A Dilemma You Will Face: If you're a non-Jew, self-described "Noahide" or otherwise, you will likely be faced with the prospect of functioning as a "shabbos goy." Basically, this refers to a non-Jew who does for a Jew what he or she can't do on shabbat. For example, the lights might go off in the synagogue. Or the air conditioning. This is a dicey proposition, for the Jew as well as for you. First, Jews are not supposed to ask. What they might want is for you to realize that there is a problem and to get up and turn the light on yourself, which you probably shouldn't do (certainly in some situations, I would argue) but for which you would unlikely to be criticized (because that would be a violation of derekh aretz or politeness). If you are reluctant to get up and turn on the light without being asked, you might find yourself on the listening end of an odd conversation, in which a member of the congregation appears to be hinting without asking directly for you to turn the lights back on (or hinting without hinting, since hinting itself may be forbidden). Depending on where you are with your practice, you may to be happy to get up and flip on the light. Or, as in my case, you will not act as a shabbos goy (both because as a Netzarim geir, I forbidden from doing so, and because I don't think it honors the Jewish house to do something that is forbidden on shabbat). Even if you've decided that you cannot act as shabbos goy, it is not quite so simple (it is never simple). In some situations, it may be in order to do something that a Jew cannot do or would prefer not to do. For example, in San Jose, a young boy injured himself playing during the service and needed to go to the hospital for stitches. Certainly, the father could have taken him, this being a situation of pikuah nephesh (for life), However, I was more than happy to drive the father and the son to the hospital and open the car door for the father (which turned a light on), saving him the necessity of violating those normal shabbat prohibitions. Another time, I volunteered to push an elderly holocaust survivor in a wheelchair to the beit k'nesset, which would also have violated some rabbinic prohibitions. However, this was pikuah nephesh as well, the man needing to be with his community rather than at home alone on shabbat. Despite my silly headline, this is serious matter, worth thinking about before it comes up, and consulting with your rabbi (who will likely honor your decision but help you sort out any complications). I'm not clear on the source of this Shabbos Goy article (a Word file), but it does point to classic sources. Schueller House.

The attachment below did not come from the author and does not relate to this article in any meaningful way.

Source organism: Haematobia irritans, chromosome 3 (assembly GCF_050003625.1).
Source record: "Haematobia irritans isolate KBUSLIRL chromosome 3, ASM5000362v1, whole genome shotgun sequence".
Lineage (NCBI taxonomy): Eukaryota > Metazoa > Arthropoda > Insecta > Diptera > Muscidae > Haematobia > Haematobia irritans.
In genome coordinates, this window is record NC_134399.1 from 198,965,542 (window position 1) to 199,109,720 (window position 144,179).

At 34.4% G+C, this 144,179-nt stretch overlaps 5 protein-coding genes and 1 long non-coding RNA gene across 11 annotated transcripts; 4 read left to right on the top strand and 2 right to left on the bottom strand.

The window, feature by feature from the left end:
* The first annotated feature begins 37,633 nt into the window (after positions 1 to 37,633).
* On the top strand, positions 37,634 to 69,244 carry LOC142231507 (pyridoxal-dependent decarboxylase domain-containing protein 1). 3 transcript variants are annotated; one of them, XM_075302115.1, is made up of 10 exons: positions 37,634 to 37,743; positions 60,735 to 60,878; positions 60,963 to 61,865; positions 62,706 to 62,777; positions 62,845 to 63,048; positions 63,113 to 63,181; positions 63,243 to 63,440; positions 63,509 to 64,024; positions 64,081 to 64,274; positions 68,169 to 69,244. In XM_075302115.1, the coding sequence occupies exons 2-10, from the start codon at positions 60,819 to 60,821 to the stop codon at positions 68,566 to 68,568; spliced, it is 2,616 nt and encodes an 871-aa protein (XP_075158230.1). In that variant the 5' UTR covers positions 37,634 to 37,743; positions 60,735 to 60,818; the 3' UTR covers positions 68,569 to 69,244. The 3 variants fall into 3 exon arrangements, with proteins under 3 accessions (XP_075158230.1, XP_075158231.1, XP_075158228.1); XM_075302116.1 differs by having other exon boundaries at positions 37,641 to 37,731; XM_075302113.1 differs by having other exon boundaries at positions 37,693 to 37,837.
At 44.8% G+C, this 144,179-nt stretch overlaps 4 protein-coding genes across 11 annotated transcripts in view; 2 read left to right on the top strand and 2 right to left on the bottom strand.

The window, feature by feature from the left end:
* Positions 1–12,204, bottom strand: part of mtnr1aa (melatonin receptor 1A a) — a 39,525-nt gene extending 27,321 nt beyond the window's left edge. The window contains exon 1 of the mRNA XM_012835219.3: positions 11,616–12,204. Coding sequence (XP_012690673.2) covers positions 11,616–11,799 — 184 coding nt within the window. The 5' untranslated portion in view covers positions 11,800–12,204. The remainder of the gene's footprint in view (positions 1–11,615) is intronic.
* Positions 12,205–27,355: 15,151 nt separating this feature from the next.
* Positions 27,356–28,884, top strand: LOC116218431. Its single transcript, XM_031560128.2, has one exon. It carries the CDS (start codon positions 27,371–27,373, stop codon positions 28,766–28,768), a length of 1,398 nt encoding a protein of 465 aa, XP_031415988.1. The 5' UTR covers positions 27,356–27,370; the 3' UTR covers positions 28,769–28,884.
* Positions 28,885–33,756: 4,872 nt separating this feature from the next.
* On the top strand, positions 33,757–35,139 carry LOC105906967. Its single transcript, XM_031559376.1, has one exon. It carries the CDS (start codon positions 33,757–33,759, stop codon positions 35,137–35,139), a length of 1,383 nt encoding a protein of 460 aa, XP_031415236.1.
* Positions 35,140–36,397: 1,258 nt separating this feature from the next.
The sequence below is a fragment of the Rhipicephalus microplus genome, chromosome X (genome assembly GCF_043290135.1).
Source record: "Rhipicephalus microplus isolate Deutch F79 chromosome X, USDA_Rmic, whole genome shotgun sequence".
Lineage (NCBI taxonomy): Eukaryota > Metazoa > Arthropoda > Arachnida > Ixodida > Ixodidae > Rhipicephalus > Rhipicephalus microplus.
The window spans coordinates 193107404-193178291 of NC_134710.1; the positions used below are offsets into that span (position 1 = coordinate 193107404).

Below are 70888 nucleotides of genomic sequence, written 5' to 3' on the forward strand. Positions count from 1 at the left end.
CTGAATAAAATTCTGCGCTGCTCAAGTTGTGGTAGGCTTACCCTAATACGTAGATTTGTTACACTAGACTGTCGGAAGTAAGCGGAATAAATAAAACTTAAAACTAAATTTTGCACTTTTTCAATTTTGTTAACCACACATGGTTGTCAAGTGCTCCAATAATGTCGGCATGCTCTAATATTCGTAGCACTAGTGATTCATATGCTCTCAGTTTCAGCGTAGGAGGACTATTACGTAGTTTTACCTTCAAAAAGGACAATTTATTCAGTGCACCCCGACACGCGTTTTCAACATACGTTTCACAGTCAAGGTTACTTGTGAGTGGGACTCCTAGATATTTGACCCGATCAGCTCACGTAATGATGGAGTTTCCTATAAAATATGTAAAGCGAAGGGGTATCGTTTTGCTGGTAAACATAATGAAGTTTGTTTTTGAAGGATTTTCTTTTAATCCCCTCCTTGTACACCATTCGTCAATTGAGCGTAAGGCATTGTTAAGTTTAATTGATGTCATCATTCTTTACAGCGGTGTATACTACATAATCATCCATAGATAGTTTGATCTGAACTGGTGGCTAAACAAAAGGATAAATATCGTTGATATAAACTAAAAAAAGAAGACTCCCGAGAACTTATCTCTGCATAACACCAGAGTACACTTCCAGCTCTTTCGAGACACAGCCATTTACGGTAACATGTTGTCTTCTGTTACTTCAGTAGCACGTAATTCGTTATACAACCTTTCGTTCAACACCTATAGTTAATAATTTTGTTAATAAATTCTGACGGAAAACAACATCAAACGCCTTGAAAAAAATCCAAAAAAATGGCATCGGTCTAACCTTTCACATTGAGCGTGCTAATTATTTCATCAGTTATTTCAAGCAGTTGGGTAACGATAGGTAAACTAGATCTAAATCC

A Middle-East Irony

"2006.01.26 Why Hamas Win is Good for Israel — It should now be starkly clear why Fatah did its best to circumvent elections (and blame it on Israel): Hamas. No one with any sense can be even mildly surprised by the outcome. The Arabs only choice was between eternal impoverishment under a hopelessly corrupt and chaotic bunch of crony terrorists, on the one hand, or "throw the gangsters out" and vote in the non-corrupt terrorists. Is that hard to figure out? It isn't much of a stretch to assert that about the only votes Fatah received were from Fatah cronies on the take. The size of the vote for Fatah shows the depth of the graft and corruption that, until now, has impoverished and doomed Paliban society. There was never any doubt that, given the opportunity and lacking Arafat's cult-leader hypnosis, they'd "throw the gangsters out." The only question was the margin." (from Yirmeyahu Ben-David.) For more, go to the (Note this newsy page changes quickly, so the link will probably only be good for a short time.)